Who Are Patient Portals Really For?

Adam Baker, writing for The Health Care Blog on why patient portals fall short and what replaces the portal:

Today’s portals are one-way chutes, designed to regurgitate the structured data of medical history. But they’d be more powerful if people could use them to provide structured data back to their care team, in a way that complemented the evaluation of their progress. If only it were as natural to supply feedback as it is to book an appointment online! Instantly though, the premise of the portal—a by-now ancient term for a Web site—is undermined.

To become a service for structured follow-up—taking advantage of the time between doctor’s appointments—the portal has to become more than a website people log into. Instead, it could be reimagined as an interface between someone’s health record and their life. It would provide services—distributed across devices and time—that elicit structured feedback about how things are going, or ways to share experience from “real life” that can impact care.

Yes, absolutely. Patients providing structured data about their current health status back to their care team changes the dynamic of care delivery. If preventing adverse health events is the goal, providers need a way to stay connected to their patient populations in the times between in-person encounters. Managing a population in this way looks a lot more like fire prevention than firefighting.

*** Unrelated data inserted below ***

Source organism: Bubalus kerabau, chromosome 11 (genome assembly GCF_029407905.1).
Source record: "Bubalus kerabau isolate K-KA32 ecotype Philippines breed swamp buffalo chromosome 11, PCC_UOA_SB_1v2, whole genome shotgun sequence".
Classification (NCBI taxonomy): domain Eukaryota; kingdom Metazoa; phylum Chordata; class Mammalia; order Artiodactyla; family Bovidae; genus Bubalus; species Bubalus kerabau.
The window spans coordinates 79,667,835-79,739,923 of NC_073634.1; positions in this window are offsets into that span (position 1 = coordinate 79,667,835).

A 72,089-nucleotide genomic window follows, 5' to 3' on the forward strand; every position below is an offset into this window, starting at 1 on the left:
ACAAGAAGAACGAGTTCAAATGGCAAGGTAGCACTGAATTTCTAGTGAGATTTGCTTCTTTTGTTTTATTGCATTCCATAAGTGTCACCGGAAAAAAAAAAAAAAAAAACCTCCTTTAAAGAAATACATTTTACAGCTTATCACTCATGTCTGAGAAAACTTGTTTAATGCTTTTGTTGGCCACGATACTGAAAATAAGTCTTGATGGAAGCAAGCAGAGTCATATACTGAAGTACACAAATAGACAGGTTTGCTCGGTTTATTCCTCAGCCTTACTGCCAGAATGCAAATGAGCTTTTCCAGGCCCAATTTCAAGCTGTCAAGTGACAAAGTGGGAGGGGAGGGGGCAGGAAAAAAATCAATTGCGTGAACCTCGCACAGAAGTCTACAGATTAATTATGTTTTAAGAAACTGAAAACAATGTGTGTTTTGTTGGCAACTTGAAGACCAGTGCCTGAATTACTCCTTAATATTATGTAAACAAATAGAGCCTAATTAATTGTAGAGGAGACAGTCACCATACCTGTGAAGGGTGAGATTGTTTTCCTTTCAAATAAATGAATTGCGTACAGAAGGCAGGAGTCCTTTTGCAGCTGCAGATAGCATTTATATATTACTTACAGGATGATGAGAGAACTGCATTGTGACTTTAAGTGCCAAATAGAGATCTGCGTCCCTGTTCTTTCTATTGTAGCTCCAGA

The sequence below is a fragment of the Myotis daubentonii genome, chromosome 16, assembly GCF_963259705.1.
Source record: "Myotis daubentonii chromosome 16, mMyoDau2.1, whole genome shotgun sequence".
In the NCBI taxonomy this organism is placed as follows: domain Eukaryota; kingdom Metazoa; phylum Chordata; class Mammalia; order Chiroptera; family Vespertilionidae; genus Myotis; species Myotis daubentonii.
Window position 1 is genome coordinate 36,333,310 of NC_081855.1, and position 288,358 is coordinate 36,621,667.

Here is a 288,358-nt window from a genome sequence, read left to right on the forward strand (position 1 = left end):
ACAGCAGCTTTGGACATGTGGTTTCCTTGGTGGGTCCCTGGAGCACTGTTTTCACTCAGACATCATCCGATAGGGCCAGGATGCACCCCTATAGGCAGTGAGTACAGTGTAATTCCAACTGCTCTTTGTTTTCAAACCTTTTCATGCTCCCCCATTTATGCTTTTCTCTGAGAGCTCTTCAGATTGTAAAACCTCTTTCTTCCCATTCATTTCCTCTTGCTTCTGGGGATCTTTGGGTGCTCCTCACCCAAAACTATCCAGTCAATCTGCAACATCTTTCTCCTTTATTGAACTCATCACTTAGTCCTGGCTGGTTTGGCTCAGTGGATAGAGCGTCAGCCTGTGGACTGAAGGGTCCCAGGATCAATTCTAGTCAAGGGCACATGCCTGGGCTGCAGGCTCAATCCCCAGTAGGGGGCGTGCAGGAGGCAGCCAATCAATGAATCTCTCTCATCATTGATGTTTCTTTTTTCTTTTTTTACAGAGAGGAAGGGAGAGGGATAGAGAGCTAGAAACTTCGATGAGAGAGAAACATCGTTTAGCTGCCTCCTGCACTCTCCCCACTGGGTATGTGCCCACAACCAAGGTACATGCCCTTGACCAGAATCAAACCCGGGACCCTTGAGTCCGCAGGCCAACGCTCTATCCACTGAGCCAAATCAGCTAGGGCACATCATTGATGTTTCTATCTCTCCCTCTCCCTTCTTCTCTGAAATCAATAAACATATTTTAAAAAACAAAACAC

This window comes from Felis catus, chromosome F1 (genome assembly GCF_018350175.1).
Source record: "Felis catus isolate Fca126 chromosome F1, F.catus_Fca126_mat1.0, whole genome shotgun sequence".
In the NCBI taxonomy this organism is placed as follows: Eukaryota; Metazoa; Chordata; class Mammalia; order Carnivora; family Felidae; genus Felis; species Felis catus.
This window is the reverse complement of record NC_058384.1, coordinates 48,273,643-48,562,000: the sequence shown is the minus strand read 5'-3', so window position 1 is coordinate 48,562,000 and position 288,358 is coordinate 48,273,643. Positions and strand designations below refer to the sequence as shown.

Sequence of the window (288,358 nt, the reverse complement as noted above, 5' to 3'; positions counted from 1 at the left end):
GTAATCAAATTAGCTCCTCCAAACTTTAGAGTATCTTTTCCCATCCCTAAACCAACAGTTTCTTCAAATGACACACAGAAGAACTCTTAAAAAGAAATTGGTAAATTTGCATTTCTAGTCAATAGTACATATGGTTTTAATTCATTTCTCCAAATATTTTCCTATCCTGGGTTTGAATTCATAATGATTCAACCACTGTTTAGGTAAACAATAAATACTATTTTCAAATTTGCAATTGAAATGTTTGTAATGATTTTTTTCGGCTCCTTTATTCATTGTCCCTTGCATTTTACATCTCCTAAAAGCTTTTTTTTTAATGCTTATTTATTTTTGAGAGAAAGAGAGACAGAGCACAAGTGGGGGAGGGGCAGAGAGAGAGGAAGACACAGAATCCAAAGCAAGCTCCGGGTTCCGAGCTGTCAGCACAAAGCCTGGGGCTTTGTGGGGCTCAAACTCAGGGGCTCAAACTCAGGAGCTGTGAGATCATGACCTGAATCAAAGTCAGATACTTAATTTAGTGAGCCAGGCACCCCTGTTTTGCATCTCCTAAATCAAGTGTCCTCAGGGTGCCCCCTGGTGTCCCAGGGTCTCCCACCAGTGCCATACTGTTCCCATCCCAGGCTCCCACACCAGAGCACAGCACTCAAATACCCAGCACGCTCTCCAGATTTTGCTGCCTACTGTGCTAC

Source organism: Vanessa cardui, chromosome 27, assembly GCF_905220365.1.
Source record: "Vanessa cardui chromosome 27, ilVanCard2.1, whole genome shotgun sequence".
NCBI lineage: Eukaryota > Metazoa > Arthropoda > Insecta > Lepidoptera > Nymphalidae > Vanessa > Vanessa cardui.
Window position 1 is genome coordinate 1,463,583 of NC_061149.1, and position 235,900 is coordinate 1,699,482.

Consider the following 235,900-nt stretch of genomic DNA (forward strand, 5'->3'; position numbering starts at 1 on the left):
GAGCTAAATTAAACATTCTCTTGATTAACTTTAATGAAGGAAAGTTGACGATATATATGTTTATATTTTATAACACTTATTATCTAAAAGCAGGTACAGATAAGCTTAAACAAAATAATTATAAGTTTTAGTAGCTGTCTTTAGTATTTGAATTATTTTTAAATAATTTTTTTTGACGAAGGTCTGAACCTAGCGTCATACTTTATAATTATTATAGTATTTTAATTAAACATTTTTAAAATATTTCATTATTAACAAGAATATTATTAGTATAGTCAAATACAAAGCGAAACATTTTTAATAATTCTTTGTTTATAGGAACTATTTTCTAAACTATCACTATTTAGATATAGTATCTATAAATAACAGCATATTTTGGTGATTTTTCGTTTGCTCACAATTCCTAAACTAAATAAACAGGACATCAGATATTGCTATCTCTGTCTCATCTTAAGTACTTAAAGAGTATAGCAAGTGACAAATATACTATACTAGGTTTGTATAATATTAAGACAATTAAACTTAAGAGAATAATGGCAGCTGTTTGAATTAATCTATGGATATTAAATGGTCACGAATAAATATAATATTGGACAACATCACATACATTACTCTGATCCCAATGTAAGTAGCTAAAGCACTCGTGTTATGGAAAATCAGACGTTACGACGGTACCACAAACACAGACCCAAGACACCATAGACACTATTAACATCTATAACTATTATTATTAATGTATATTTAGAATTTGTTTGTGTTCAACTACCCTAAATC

Adam continues:

As it stands, third party startups are stepping in to fill the void, with telemedicine, online consultation, symptom-tracking apps, and so forth—all services that would best feed back into the health record in a meaningful way.

With structured feedback into the health record, there’s an opportunity to facilitate a kind of self-management that hasn’t been possible. In much the same way that lab test values injected into the portal can be contextualized in a patient’s complete history and used in clinical decision-making, this self-reported structured data or from-home records could be integrated into personalized, living evidence-based tools that go far beyond the generic health assessments of today’s portals.

Be sure to read the full article.